Whether it is the demolition of Gosha-e-Aman, or act of vandalism against a Hindu temple in Peshawar or the desecration of a Sikh temple in Mardan by the land mafia, the lack of inter-faith harmony is reflected in all aspects.

Whether such violent behaviour is considered a move to convert non-Muslims or a way to eradicate minorities is yet to be established, however, it is quite evident that the hostility certainly does not deter them from practising their religion.

A Roman Catholic from Karachi, on condition of anonymity, said “I clearly remember the day when St Patrick’s Cathedral was attacked in 1998. It was a bomb attack which fortunately did not kill anyone; however, the interior of the cathedral was damaged greatly. Some churchgoers were reluctant to attend mass for weeks but most of us firmly believed that when our time will come nothing would be able to hold us back. This is our way of life. This is our belief and nothing will stop us from practising what we do.”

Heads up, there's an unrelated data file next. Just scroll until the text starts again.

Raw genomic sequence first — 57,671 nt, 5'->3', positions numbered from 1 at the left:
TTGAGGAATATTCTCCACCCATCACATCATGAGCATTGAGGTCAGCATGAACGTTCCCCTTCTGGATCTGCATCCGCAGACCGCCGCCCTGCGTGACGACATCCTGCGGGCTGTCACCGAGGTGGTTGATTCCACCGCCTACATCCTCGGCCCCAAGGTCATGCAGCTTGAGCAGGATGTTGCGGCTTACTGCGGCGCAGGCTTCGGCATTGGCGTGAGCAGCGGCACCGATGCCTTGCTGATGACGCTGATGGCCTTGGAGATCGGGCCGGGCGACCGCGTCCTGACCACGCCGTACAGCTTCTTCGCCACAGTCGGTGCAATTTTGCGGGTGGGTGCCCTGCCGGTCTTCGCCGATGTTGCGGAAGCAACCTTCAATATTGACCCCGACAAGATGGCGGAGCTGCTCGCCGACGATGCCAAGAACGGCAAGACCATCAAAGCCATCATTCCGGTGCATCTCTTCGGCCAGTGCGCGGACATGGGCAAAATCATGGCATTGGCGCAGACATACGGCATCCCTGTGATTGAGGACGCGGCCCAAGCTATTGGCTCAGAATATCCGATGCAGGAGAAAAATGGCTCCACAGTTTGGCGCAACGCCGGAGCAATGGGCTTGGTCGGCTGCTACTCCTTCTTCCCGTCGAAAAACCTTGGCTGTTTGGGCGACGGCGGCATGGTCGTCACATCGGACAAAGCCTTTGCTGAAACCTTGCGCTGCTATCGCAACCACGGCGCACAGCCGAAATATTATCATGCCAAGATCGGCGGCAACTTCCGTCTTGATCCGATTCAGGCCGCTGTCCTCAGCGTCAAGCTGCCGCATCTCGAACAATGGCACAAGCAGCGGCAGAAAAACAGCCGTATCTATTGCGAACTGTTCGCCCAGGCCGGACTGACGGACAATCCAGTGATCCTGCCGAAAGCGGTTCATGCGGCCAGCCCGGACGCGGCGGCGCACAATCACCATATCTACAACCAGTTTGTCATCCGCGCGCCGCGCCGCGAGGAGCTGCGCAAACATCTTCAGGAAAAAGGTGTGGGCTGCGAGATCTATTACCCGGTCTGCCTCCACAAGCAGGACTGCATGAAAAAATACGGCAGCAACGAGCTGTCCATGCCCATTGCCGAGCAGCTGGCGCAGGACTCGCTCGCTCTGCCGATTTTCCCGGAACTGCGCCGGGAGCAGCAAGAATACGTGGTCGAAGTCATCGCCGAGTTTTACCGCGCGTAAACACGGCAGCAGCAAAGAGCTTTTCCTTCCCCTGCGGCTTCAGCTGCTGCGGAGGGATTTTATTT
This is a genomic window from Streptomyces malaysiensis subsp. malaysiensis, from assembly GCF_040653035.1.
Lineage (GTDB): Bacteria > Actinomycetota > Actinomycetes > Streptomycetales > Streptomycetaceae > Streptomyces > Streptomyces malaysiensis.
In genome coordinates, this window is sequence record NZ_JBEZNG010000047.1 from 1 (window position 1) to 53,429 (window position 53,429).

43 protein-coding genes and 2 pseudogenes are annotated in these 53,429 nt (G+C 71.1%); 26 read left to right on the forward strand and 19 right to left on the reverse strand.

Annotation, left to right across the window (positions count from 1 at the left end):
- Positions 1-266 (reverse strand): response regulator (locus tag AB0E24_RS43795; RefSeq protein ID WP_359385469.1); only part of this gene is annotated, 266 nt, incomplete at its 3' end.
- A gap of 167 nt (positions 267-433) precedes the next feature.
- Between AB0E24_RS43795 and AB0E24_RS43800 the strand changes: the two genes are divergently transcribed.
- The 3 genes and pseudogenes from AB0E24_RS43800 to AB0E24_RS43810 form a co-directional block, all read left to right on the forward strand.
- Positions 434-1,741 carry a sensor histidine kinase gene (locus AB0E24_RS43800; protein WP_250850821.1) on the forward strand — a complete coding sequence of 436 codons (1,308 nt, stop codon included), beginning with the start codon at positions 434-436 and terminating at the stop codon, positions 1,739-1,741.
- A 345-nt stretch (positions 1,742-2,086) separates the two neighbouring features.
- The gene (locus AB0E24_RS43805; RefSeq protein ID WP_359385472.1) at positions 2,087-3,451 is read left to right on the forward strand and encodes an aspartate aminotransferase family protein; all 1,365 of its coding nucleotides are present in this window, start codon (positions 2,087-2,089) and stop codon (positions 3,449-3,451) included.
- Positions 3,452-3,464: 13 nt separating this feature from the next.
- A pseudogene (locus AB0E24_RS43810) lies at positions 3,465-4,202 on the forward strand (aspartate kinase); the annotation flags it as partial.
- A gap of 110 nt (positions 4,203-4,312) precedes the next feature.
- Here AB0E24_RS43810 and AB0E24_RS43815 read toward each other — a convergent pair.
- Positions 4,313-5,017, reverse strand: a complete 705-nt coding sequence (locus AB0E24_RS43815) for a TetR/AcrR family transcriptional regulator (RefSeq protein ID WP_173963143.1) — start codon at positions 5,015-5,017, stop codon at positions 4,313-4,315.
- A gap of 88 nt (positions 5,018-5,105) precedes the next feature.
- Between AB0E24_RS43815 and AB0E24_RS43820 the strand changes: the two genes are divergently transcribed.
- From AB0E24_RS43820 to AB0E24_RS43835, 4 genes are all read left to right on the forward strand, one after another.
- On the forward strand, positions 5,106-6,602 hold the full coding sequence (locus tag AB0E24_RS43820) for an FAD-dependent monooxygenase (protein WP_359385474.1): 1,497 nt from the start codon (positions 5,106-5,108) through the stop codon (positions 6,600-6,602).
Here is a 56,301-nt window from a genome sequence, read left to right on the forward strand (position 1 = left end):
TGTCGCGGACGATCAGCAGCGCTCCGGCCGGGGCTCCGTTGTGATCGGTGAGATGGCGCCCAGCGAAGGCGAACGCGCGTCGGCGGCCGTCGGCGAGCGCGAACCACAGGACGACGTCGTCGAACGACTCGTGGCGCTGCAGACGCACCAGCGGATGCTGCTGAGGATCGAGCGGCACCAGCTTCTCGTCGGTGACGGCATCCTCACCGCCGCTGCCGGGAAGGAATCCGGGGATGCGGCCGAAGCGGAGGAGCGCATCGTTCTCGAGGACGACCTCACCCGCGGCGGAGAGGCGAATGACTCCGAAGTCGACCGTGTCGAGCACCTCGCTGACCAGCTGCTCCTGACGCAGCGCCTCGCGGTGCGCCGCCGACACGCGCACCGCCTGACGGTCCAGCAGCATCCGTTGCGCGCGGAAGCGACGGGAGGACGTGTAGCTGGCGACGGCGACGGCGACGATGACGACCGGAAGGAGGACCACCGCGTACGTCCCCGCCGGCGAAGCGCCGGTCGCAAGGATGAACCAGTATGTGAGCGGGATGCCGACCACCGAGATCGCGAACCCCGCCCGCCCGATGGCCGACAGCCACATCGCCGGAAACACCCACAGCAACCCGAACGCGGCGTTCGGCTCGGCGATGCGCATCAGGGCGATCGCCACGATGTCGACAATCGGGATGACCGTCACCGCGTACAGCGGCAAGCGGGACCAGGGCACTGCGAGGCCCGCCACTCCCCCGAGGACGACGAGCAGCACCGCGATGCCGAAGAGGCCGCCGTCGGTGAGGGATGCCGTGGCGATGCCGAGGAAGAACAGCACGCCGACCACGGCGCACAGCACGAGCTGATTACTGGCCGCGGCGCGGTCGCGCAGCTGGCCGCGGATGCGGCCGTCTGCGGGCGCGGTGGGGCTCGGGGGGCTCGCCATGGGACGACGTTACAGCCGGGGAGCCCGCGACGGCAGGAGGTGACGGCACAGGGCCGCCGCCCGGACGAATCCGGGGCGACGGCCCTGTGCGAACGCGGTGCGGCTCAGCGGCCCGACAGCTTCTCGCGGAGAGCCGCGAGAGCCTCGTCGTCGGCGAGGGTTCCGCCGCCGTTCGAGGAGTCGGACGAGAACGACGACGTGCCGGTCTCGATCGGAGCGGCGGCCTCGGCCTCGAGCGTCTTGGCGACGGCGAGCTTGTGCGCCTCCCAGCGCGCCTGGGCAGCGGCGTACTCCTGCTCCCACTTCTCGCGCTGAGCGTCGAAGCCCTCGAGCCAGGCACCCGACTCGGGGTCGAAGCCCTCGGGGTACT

Further interaction with people from other religions also proved that its not just Muslim fundamentalists who entice people to resort to violent tactics. Fanatics from other religions are also following the same strategies.

A Christian, on condition of anonymity, said, “Biblical prayers, that we grew up reciting, are now being altered. Amendments are being made and they are being modified to motivate Christians to consider Muslims and Hindus inferior.”

“We tend to mind our own business, keep a constant check on our religious sites and do not allow people from other religions to frequent our places of worship. It is not widely known but we frequently receive threats from various religious groups which is why we have become even more reclusive. In fact, most of us are instructed to stay away from non-Parsis,” said a Parsi.

Their narratives proved that the hatred and insecurity are mutually felt by all religious groups. Whether we talk about Parsis, Christians, Hindus or Ahmadis, the lack of respect for each other’s beliefs is palpable. However, the question is: has the majority not given the minorities ample reason to be hostile towards us?